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6 mindfulness activities you can try right now
In our fast-paced modern world, it can be difficult to slow down and be present in the moment. But being mindful has proven health benefits, such as lowering stress, improving concentration, and alleviating symptoms of anxiety and depression. It can even improve your physical health.
You don’t need any special equipment – or a lot of time – to start a mindful practice. Here are six easy mindfulness techniques you can try right now. Why not get yourself comfortable and take just a few minutes to refocus and regain some calm and clarity? Your mind and body will thank you for it!
When we’re stressed, our breathing tends to become shallow and quick. This is because our body is trying to get oxygen to our tissues as fast as possible to help protect us from danger. And this is super-helpful when we’re trying to escape from something, like a car hurtling towards us as we cross the road. But when our body’s stress response is continually activated, it can take a heavy toll on our physical and mental wellbeing, contributing to health problems like high blood pressure, anxiety, and depression.
“Deep breathing can quieten down the nervous system’s fight or flight response.”
Belly (diaphragmatic) breathing techniques can be a powerful way to let the body know we are ‘safe’. They can quieten down the sympathetic nervous system (fight/flight) response and allow the para-sympathetic nervous system (rest and digest) response to take over.
Try this mindful breathing activity now.
- Bring one hand to your belly and one hand to your chest.
- Observe the movement (if any) of your hands as you breathe naturally.
- Begin to breathe deep into your belly, observing the gentle rise and fall of your hands with each breath.
- See if you can breathe down into your belly first and then allow your chest to expand.
This mindfulness technique helps to ground us in the present moment by engaging each of our senses. You can do it anywhere at any time. You don’t even need to close your eyes. It is particularly useful if you’re feeling overwhelmed, stressed or are struggling to focus.
“The five senses mindfulness technique is especially helpful if you’re feeling overwhelmed.”
Start by taking three deep breaths in through the nose and out through the mouth to help you settle into the present moment. Then follow the five steps below.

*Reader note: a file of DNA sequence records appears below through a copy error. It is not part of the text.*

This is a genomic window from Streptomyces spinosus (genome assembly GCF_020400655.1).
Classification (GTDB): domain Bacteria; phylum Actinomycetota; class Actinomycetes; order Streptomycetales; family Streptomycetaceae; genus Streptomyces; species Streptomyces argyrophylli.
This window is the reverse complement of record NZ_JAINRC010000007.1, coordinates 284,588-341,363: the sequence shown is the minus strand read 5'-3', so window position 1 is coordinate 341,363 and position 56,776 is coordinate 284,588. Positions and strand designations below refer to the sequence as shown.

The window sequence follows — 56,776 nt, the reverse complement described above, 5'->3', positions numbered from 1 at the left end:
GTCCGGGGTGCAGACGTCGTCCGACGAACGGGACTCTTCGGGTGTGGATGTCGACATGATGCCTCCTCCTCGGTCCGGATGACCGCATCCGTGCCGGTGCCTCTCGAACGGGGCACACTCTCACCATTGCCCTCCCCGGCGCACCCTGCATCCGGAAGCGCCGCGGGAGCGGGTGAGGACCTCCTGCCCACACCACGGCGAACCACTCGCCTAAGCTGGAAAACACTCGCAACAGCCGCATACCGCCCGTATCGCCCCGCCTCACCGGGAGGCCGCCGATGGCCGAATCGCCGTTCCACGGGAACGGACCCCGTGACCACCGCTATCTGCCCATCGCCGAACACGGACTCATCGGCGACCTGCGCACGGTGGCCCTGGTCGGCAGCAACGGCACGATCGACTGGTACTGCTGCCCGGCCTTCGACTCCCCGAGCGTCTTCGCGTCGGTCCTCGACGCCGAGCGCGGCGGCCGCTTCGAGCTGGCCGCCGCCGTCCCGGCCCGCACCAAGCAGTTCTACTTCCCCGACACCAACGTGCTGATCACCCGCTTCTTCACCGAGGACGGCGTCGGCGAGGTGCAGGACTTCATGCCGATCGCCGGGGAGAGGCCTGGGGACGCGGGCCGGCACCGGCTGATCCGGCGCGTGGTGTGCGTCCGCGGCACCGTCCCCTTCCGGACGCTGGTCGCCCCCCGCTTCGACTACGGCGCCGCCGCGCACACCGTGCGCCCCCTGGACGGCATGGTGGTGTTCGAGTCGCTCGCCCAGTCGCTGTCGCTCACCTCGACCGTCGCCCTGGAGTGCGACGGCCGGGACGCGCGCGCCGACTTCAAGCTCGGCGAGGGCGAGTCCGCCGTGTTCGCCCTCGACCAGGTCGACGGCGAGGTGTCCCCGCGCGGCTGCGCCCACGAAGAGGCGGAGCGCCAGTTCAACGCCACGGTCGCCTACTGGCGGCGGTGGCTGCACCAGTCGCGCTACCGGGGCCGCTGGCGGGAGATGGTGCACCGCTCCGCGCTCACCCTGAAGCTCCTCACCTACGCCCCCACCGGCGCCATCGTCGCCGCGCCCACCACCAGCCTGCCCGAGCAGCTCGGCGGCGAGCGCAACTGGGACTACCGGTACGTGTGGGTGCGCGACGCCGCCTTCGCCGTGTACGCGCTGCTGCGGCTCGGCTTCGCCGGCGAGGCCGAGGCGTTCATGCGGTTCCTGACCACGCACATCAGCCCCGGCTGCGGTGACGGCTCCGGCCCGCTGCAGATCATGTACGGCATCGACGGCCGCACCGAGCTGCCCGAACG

1. Find five things you can see right now. These may be obvious things like your computer, a window, or your coffee mug. Or it could be things you haven’t noticed before, like how the light reflects off a surface, a pattern on the ceiling, or the wind moving leaves in the trees.
2. Focus on four things you can hear. These sounds could be close by or coming from further away. They could be sounds your mind had previously blurred out, such as a ticking clock or the sound of traffic.
3. Focus on three things you can feel. This may be the sensation of clothing on your body, the sun on your skin, the feeling of the chair you’re sitting on, or you may even like to pick up an object and observe how it feels.
4. Focus on two things you can smell. This could be the smell of an air freshener, freshly brewed coffee or even the smell of your own deodorant or perfume.
5. Focus on one thing you can taste. This might be a bit challenging. Maybe it is the taste of toothpaste, coffee or a mint. If you can’t identify any tastes, think about your favourite food instead.
Now bring your awareness back to your breath. Take a deep breath in through the nose and out through the mouth. Your mind and body are now in the present moment, and you have given yourself a chance to reset.
Think you’re great at multitasking? Try this activity to see how much harder it can be to do two things at once.
Open the stopwatch app on your device or watch. Time how long it takes you to say the alphabet to yourself (in your head) as fast as you can.
Now time how long it takes you to count from 1 to 26 to yourself (in your head) as fast as you can.
Next, combine these two tasks by saying the letter A and then the number 1, and then B and 2, C and 3, and so on up to the number 26. Do this as fast as you can and time how long it takes you.